Lock Down Drills & Student Health

15 School Safety Questions Parents Should Ask


Do you hold your breath the way I do when hearing the Emergency Alert System drill on the TV or radio?

My first thought is War followed by nuclear explosion followed by tornado. Where do your thoughts go?

I suppose if you were a child in the 60’s you’d be worried about the “Cold War” and remember hiding under your desk awaiting certain destruction.

Let’s now think of our children. When they hear “LOCK DOWN” in their school, what do they think? What goes through their minds?

What are School Lockdown Drills?

Lock down drills are important and most schools are holding them several times a year. The National Center for Education Statistics (NCES) states that as of 2018, 92% of schools have active shooter protocols in place on their campuses. Now 40 states mandate active shooter drills.

According to the CDC Violence Fact Sheet, studies have shown that in 2019:

  • 8% of high school students were in a physical fight at school
  • 1 in 5 high school students were bullied on school property
  • 7% of high school students were injured with a weapon
  • 9% of high school students skipped school 1 time in a month because they felt unsafe

Fifth graders said they are glad to have lockdown drills because it keeps them safe, according to an article by CNN.

How to Perform Lock Down Drills

There are three kinds of drills performed in schools across the USA, but which one is the least harmful to a child’s mental health? Which one causes the least anxiety? What is the case for each?

Three Types of School Lock Down Drills:

  • Actual Lock Down Drills-align with fire and weather drills.
  • Option based Drills-other strategies like evacuation, barricades etc.
  • Live simulation drills-play acting, sensorial components.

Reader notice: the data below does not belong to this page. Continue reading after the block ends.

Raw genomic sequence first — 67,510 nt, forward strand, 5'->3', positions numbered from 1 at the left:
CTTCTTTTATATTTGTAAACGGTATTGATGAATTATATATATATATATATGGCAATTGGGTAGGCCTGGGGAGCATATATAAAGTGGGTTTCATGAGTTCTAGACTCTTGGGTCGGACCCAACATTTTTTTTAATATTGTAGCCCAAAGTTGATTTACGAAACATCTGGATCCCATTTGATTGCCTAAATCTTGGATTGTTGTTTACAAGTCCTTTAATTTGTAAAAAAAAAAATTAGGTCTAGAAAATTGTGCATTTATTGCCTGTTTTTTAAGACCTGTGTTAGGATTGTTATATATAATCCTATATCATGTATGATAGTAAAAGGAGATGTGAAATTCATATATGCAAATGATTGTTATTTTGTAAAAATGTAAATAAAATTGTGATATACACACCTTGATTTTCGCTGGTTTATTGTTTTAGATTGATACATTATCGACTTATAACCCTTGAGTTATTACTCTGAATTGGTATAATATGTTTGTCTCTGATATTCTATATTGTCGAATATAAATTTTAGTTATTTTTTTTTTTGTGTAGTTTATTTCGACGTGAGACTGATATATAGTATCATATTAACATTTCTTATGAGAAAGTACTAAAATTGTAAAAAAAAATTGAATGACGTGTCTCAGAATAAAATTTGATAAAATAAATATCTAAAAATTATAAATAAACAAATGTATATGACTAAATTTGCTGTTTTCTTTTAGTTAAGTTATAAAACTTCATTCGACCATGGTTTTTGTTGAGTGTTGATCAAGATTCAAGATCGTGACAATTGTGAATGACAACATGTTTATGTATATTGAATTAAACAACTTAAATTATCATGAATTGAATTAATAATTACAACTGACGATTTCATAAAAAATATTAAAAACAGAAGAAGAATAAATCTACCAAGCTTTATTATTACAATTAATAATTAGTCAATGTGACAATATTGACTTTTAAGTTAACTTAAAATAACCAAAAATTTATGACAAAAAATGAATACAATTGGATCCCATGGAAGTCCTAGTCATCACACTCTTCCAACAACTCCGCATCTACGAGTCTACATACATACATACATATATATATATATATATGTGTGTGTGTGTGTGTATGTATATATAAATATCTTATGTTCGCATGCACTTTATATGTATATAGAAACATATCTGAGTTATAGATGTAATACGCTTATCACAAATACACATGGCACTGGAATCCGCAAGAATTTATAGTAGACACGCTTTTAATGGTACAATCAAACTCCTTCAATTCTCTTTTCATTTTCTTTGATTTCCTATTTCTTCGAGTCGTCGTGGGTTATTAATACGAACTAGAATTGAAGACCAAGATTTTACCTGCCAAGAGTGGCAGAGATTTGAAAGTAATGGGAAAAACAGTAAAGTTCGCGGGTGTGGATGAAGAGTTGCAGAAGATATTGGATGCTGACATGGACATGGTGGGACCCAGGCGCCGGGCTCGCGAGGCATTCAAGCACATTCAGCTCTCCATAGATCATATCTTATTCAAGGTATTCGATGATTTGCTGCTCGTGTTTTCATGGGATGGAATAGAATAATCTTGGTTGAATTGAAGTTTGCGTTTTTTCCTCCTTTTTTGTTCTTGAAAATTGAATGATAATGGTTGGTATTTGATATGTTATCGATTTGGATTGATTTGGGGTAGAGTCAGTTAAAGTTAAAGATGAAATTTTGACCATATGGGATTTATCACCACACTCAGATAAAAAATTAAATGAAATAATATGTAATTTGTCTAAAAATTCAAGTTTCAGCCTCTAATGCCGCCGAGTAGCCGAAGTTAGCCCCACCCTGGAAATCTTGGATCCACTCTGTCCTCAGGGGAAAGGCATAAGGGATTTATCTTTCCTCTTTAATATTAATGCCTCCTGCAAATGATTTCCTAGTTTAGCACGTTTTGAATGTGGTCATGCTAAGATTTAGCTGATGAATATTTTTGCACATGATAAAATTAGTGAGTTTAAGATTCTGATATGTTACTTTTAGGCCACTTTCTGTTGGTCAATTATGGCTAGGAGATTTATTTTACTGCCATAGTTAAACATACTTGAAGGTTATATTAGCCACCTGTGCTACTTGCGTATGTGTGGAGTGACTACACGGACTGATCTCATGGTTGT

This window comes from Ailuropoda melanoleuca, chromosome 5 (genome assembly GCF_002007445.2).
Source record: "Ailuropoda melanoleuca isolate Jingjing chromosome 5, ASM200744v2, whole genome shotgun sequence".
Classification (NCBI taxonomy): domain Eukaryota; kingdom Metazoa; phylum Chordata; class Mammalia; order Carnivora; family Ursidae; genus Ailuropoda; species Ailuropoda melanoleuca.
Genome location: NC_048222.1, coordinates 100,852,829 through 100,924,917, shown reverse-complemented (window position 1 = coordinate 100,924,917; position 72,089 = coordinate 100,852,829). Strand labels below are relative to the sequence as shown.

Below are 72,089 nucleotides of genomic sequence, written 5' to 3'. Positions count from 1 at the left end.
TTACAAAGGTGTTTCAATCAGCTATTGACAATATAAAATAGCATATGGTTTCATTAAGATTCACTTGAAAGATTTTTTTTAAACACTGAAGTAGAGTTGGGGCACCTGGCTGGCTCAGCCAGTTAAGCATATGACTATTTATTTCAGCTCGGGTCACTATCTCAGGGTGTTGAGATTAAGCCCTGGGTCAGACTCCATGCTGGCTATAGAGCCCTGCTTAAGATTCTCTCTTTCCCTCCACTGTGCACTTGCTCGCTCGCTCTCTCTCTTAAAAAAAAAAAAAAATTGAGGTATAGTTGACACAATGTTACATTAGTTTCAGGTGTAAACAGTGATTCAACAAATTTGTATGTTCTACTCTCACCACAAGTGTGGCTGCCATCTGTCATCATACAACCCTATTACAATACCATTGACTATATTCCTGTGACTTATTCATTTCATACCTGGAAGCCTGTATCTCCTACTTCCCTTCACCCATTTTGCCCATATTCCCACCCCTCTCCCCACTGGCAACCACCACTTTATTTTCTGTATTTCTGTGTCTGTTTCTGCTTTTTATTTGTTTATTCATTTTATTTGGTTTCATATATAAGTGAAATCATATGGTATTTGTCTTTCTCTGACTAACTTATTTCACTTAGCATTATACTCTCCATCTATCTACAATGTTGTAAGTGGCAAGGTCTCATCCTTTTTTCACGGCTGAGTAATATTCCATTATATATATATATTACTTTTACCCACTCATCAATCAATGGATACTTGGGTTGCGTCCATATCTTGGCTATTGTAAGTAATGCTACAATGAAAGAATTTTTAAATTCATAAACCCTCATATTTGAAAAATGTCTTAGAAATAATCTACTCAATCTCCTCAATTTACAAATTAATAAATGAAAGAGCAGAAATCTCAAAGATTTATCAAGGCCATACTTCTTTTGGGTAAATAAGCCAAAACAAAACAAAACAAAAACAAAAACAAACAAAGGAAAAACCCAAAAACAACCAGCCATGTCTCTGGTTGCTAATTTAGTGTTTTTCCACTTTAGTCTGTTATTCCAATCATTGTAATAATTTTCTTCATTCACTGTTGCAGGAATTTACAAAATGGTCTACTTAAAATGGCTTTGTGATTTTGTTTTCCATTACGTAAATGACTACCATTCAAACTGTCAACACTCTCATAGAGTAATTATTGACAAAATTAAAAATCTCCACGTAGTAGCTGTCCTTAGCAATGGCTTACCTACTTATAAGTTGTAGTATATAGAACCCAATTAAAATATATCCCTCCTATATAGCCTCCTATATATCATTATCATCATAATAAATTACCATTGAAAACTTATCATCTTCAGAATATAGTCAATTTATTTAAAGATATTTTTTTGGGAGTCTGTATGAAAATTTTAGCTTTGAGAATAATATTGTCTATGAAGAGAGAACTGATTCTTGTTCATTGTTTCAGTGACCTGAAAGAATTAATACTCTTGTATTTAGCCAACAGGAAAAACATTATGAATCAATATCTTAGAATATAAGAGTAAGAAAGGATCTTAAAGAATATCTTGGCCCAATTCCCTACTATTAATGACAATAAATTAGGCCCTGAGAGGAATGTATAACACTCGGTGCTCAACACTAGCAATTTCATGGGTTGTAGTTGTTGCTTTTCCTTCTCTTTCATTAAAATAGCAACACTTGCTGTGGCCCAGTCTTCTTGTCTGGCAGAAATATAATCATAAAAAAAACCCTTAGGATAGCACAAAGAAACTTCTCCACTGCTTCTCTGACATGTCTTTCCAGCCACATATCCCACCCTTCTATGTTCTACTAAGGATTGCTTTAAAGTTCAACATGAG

As of August 2020, Live Simulation drills are not recommended by the American Academy of Pediatrics. They report scant evidence for the use of these kinds of drills and a lot of evidence against them.

Live simulation drills are primarily designed for first responders, law enforcement and members of a school crisis team … in other words … FOR ADULTS. The National Association of School Psychologist (NASP) Best Practices offers specifics on how to hold live simulations.

Option Based drills offer other discussion points during class time. Talking about how to make independent decisions based on certain factors. In other words….TEACHING FROM LEADERS.

These discussions are helpful in addition to lock down drills. However, there are some limitations with these drills as some barricades are not allowed due to ADA guidelines.

How Can Teachers Mitigate Stress from Lock Down Drills?

There are many things teachers and staff can do to help to mitigate stress caused by lockdown drills.

Kids are smart and want direction. Talk to your students about the drill and what to expect. The National Association of School Psychologists (NASP) has a nice tip-sheet on how to hold conversations with kids on this subject.

Staff training is most important. NASP also has a clear and concise manual outlining the Best Practice Considerations for Armed Assailant in Schools. We recommend reviewing this guide.

Logic also tells us to ask teachers to remain calm with a controlled, reassuring voice when telling kids what to do so as not to upset them or “stress them out”.

Monitor reactions of students and report and refer them to the school psychologist or principal.

If a child has a condition like physical reactions (asthma, panic attacks) and emotional reactions (hysterical reactions, crying, etc), remove the student immediately from the drill.

Finally, make sure your school has the right equipment in place. Shelter Shutters are designed to cover your door windows quickly and completely during lockdowns and easily snap back into place after the emergency. Visit the Shelter Shutters website to learn more about our product for your school lockdowns.

In summary, it really is hard to tell the impact of such drills on our children down the road. But one thing we do know … being prepared is better than not being prepared. Spoken from a true Girl Scout.